The primary goal of AB 32 is to reduce California’s GHG emissions statewide to 1990 levels by 2020. Under the revised draft business plan, [California high-speed rail’s initial operating segment from Merced to Bakersfield] would not be completed until 2021 and Phase 1 Blended [from San Jose to San Francisco] would not be completed until 2028. Thus, while the high-speed rail project could eventually help reduce emissions somewhat in the very long run, given the project’s timeline, it would not help achieve AB 32’s primary goal of reducing GHG emissions by 2020. As a result, there could be serious legal concerns regarding this potential use of cap-and-trade revenues.

I have previously criticized the LAO analysis ~ for one, the LAO analysis was inappropriate for a multi-benefit project with several sources of funding, and for another, the LAO appeared to repeat life cycle emissions claims that had been dubious prima facie and turned out to be based on a unit conversion error in converting between SI and US units of energy consumption.

More recently, Robert Cruickshank at the California HSR blog has criticized the LAO’s reading of the text of the cap and trade legislation:

That claim first appeared in 2012 from the Legislative Analysts Office, an office with a notorious record of presenting deeply flawed information designed to undermine the HSR project. Here’s what the LAO said in April 2012:

Would Not Help Achieve AB 32′s Primary Goal. The primary goal of AB 32 is to reduce California’s GHG emissions statewide to 1990 levels by 2020. Under the revised draft business plan, the IOS would not be completed until 2021 and Phase 1 Blended would not be completed until 2028. Thus, while the high-speed rail project could eventually help reduce GHG emissions somewhat in the very long run, given the project’s timeline, it would not help achieve AB 32′s primary goal of reducing GHG emissions by 2020. As a result, there could be serious legal concerns regarding this potential use of cap-and-trade revenues. It would be important for the Legislature to seek the advice of Legislative Counsel and consider any potential legal risks.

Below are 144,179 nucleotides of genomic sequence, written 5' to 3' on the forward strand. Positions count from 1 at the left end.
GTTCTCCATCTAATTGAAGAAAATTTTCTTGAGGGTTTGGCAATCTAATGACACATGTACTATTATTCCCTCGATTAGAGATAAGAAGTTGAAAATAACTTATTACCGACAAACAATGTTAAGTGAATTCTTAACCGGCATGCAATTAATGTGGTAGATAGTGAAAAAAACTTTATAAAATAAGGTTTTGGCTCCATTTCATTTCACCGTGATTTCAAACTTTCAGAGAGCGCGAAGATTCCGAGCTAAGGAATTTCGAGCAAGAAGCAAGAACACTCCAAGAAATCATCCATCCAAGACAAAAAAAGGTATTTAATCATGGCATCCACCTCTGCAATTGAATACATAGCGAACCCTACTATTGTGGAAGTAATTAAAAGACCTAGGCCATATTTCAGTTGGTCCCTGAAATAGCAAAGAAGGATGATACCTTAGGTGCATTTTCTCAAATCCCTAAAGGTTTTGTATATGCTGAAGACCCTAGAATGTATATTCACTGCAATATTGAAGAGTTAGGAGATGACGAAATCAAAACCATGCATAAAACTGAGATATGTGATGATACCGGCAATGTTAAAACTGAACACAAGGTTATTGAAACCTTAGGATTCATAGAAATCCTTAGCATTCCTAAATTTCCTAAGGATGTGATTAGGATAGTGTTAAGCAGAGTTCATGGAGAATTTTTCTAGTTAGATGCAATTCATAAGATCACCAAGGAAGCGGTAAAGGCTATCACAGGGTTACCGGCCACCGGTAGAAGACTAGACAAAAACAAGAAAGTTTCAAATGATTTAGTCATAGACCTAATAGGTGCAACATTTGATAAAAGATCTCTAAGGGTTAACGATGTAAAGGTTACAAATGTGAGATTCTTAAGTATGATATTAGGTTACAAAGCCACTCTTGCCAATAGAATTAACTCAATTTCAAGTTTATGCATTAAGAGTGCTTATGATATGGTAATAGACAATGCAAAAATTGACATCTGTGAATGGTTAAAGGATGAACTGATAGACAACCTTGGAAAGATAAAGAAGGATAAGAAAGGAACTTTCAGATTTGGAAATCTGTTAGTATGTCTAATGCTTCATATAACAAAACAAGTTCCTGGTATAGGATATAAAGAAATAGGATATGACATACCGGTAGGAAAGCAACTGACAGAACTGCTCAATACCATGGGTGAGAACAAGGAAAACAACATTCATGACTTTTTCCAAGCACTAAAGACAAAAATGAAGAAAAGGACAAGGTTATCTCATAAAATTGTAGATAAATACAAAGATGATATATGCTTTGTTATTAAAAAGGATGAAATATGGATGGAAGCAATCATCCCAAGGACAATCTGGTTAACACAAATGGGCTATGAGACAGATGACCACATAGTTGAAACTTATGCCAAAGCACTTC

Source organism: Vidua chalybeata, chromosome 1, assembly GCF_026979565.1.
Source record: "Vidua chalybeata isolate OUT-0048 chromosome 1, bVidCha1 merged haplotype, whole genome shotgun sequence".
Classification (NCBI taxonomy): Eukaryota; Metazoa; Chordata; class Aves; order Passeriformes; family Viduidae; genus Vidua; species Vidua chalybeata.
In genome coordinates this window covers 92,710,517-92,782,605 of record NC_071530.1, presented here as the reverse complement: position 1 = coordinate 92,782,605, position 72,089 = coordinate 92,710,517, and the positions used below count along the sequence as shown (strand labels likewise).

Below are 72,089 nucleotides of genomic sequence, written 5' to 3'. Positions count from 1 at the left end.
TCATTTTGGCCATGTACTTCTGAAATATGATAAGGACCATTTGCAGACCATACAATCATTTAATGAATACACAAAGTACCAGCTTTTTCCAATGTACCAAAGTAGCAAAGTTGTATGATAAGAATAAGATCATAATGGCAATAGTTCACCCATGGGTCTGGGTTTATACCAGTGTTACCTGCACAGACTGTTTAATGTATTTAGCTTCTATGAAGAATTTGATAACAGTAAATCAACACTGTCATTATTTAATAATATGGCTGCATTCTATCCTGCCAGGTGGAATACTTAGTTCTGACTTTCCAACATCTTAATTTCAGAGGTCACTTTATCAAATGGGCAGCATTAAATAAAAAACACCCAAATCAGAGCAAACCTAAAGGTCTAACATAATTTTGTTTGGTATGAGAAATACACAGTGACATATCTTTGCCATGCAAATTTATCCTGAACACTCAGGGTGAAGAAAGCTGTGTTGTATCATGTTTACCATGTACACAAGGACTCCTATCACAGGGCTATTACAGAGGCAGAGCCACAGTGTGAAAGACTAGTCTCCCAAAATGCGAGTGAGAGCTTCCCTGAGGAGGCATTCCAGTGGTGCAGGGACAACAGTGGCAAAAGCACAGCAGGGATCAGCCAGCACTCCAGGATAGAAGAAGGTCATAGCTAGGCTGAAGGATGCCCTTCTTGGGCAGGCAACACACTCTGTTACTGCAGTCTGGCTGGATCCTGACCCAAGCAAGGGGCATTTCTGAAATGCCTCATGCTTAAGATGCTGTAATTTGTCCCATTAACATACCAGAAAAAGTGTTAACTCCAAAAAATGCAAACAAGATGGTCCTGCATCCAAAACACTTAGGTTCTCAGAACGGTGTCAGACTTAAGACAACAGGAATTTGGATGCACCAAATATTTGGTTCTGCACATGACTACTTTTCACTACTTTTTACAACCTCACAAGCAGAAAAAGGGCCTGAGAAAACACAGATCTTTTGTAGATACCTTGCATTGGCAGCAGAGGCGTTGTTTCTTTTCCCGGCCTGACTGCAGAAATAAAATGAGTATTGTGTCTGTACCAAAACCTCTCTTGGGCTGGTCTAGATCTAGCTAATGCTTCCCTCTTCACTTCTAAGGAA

Notice the weasel words used by the LAO. “The primary goal of AB 32″ but not its only goal. There “could be” serious legal concerns. There are “potential” legal risks.

… In 2006, the state legislature passed and Governor Schwarzenegger signed AB 32, the state’s landmark global warming law. It includes a goal of reducing CO2 emissions to 1990 levels by 2020. But that wasn’t its only goal. The point was to use the 2020 goal as a kickstarter to get the state to commit to lasting, permanent reductions:

It is the intent of the Legislature that the statewide greenhouse gas emissions limit continue in existence and be used to maintain and continue reductions in emissions of greenhouse gases beyond 2020.

The Legislature followed through on that intent by directing the California Air Resources Board to prepare a scoping plan that shows not only how the 2020 goal will be met, but how that reduction will be maintained beyond 2020.

In 2012 the state legislature passed a few bills relating to the use of cap-and-trade revenues, primarily AB 1532. This bill would govern how the funds in the Greenhouse Gas Reduction Fund would be used, directing the Department of Finance to develop a 3-year investment plan. Nowhere in this bill are the funds restricted solely to those things that would achieve CO2 reductions by 2020 – because again, the point of AB 32 and cap-and-trade is to make those reductions lasting. …

… As a result, on page 25 of the final investment plan, high speed rail is explicitly listed as an investment priority.

This argument that cap and trade funds must be entirely devoted to things that will reduce CO2 emissions by 2020 therefore seems to be fatally flawed, yet Kathryn Phillips is using a muted version of this same argument in claiming that about 19% of annual cap and trade funds should not be dedicated to HSR funding.

Just as the LAO office did previously, Kathryn Phillips is applying a fixed fund, single benefit analysis to a flexible fund, multi-benefit problem. That is, while one consequence of the California HSR project will clearly be reduced CO2 emissions, it will also be providing intercity transportation capacity that would cost in excess of $100b to provide through investments in roads and airports, and will also be addressing the historic under-provision of intercity transport options in the San Jaoquin Valley, and will also be providing employment during the construction phase in areas of California still suffering from the effects of the collapse of the outer suburban and exurban residential real estate bubble.